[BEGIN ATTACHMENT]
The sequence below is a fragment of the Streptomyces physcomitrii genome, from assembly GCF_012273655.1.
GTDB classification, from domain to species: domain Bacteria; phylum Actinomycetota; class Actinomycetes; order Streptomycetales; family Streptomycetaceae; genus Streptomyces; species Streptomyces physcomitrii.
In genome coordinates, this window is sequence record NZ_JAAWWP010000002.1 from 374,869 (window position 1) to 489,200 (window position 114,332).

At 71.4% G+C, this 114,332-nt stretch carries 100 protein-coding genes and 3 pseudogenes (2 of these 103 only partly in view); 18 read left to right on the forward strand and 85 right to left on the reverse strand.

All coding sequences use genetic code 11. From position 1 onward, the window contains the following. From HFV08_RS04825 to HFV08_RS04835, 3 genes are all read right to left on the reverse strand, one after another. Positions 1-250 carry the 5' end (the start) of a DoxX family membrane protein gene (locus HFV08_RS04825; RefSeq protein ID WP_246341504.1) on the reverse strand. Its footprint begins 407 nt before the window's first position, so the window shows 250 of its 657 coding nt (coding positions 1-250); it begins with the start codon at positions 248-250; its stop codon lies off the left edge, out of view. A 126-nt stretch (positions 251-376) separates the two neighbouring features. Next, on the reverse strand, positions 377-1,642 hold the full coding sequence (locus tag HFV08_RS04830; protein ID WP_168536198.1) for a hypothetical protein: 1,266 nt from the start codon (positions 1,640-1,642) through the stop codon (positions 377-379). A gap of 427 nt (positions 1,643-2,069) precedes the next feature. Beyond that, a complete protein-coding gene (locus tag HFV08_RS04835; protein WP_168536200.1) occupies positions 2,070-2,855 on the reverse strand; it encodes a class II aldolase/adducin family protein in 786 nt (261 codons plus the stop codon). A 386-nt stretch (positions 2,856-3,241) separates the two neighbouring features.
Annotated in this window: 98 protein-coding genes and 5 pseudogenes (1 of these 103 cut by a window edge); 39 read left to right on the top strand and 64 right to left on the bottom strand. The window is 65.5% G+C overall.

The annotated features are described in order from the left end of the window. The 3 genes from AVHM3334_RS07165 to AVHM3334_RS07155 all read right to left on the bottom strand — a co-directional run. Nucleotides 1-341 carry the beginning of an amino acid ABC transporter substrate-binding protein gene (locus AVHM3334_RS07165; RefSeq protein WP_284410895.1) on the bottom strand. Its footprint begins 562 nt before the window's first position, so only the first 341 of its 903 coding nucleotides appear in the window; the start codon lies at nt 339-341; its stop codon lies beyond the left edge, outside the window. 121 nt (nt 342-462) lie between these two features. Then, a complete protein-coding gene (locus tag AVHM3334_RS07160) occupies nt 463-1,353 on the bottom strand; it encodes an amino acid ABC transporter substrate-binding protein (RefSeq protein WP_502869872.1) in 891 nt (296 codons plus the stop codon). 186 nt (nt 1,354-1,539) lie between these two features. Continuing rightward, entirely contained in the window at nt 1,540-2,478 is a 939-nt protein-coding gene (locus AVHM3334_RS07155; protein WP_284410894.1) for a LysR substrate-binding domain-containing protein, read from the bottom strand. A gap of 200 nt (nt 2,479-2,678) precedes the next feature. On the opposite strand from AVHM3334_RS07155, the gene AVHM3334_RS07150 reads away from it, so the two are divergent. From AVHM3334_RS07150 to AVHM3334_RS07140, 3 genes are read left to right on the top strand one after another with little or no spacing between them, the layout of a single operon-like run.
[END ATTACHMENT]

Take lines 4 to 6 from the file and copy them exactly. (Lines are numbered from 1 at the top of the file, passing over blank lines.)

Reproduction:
At 71.4% G+C, this 114,332-nt stretch carries 100 protein-coding genes and 3 pseudogenes (2 of these 103 only partly in view); 18 read left to right on the forward strand and 85 right to left on the reverse strand.

All coding sequences use genetic code 11. From position 1 onward, the window contains the following. From HFV08_RS04825 to HFV08_RS04835, 3 genes are all read right to left on the reverse strand, one after another. Positions 1-250 carry the 5' end (the start) of a DoxX family membrane protein gene (locus HFV08_RS04825; RefSeq protein ID WP_246341504.1) on the reverse strand. Its footprint begins 407 nt before the window's first position, so the window shows 250 of its 657 coding nt (coding positions 1-250); it begins with the start codon at positions 248-250; its stop codon lies off the left edge, out of view. A 126-nt stretch (positions 251-376) separates the two neighbouring features. Next, on the reverse strand, positions 377-1,642 hold the full coding sequence (locus tag HFV08_RS04830; protein ID WP_168536198.1) for a hypothetical protein: 1,266 nt from the start codon (positions 1,640-1,642) through the stop codon (positions 377-379). A gap of 427 nt (positions 1,643-2,069) precedes the next feature. Beyond that, a complete protein-coding gene (locus tag HFV08_RS04835; protein WP_168536200.1) occupies positions 2,070-2,855 on the reverse strand; it encodes a class II aldolase/adducin family protein in 786 nt (261 codons plus the stop codon). A 386-nt stretch (positions 2,856-3,241) separates the two neighbouring features.
Annotated in this window: 98 protein-coding genes and 5 pseudogenes (1 of these 103 cut by a window edge); 39 read left to right on the top strand and 64 right to left on the bottom strand. The window is 65.5% G+C overall.